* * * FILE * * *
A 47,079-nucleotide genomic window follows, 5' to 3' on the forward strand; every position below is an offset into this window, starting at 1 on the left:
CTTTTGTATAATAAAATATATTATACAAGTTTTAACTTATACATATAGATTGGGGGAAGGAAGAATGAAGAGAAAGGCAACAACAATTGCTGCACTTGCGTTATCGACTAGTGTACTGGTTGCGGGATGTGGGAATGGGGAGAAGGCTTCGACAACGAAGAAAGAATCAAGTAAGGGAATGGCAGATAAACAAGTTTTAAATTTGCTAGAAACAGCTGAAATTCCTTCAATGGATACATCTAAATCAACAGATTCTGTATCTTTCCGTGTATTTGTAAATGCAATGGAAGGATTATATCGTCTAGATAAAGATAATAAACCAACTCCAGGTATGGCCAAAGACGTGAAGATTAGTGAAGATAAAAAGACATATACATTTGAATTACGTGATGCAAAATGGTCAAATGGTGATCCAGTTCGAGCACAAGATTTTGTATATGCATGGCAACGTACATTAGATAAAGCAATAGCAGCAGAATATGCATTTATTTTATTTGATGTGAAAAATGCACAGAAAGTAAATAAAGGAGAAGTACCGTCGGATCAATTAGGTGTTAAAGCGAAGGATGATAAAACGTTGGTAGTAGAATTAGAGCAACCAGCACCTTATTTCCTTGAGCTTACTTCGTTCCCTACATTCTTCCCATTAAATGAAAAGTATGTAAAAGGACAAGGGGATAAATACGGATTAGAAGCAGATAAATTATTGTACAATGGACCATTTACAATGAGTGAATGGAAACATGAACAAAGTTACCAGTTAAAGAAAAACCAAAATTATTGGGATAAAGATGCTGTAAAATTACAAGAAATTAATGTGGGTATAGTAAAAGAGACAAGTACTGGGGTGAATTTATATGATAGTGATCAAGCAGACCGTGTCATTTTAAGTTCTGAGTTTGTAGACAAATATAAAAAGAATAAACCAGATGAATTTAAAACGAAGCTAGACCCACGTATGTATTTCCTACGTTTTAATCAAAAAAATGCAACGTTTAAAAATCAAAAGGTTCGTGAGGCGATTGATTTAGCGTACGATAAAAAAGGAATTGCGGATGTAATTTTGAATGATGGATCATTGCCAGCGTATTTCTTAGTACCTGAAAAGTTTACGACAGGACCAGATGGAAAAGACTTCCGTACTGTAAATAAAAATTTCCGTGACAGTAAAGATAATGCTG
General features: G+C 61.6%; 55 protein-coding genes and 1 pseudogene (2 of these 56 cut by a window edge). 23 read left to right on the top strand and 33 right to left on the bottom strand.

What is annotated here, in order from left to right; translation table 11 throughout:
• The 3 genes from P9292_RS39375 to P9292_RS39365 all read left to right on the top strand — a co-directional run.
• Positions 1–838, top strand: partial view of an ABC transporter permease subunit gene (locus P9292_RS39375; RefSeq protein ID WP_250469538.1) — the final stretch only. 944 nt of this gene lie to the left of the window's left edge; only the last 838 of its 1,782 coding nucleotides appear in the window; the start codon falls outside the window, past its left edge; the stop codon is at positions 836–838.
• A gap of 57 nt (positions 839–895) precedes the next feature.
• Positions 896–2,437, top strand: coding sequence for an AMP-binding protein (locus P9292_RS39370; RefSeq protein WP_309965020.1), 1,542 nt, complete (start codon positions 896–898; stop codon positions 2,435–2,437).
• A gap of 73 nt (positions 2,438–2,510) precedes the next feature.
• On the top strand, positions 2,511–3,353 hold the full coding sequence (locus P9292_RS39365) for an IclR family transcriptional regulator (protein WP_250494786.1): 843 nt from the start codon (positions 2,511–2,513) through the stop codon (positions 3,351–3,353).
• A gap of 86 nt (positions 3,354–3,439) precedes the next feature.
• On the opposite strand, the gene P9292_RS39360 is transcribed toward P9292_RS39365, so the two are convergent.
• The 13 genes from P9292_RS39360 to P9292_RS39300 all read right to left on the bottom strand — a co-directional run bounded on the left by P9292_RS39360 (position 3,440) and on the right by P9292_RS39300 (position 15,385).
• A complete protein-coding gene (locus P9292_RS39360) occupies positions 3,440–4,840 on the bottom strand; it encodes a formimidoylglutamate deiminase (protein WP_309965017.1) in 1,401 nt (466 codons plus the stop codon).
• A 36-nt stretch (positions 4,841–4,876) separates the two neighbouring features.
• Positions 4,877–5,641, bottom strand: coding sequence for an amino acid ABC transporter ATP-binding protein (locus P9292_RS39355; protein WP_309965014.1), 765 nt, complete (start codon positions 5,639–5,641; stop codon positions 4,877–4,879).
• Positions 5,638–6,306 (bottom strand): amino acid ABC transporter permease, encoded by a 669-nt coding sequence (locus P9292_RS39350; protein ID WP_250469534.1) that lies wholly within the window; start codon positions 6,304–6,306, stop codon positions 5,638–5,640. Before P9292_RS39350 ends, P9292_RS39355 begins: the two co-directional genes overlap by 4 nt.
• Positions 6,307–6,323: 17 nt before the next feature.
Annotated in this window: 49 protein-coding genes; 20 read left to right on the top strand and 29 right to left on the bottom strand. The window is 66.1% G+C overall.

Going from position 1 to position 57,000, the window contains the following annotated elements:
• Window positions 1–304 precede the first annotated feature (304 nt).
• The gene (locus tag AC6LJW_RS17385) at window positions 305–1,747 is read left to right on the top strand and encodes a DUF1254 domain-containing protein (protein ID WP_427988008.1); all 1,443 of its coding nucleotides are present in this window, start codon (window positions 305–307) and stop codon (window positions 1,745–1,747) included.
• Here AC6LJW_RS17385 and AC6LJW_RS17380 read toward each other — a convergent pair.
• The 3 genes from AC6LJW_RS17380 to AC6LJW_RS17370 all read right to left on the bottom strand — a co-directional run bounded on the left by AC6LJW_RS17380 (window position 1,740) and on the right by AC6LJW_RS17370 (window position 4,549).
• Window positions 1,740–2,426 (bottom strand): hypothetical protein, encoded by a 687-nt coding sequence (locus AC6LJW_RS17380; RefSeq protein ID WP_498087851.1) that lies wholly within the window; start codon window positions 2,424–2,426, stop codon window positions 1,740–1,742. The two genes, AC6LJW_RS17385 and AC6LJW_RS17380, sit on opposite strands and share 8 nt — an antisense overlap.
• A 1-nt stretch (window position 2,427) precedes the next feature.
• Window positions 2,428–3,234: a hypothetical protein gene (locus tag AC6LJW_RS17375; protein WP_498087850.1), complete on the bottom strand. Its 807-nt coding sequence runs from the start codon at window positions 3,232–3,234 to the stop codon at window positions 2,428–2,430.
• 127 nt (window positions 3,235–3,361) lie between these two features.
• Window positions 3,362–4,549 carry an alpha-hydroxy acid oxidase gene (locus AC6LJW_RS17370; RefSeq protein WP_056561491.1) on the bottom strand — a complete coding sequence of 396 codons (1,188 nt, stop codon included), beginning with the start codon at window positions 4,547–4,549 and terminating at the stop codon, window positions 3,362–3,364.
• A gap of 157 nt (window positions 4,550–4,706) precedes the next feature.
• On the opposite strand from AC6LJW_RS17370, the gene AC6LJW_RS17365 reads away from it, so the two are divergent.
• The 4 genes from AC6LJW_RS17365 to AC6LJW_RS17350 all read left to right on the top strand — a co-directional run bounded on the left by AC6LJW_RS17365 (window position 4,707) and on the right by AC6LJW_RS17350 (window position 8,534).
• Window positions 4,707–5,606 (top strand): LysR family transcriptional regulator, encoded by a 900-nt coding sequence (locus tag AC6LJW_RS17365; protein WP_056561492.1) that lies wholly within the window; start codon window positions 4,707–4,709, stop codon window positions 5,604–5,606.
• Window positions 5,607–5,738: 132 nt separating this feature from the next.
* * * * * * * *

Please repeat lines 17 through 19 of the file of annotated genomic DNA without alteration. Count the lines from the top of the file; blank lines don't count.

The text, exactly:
• Positions 5,638–6,306 (bottom strand): amino acid ABC transporter permease, encoded by a 669-nt coding sequence (locus P9292_RS39350; protein ID WP_250469534.1) that lies wholly within the window; start codon positions 6,304–6,306, stop codon positions 5,638–5,640. Before P9292_RS39350 ends, P9292_RS39355 begins: the two co-directional genes overlap by 4 nt.
• Positions 6,307–6,323: 17 nt before the next feature.
Annotated in this window: 49 protein-coding genes; 20 read left to right on the top strand and 29 right to left on the bottom strand. The window is 66.1% G+C overall.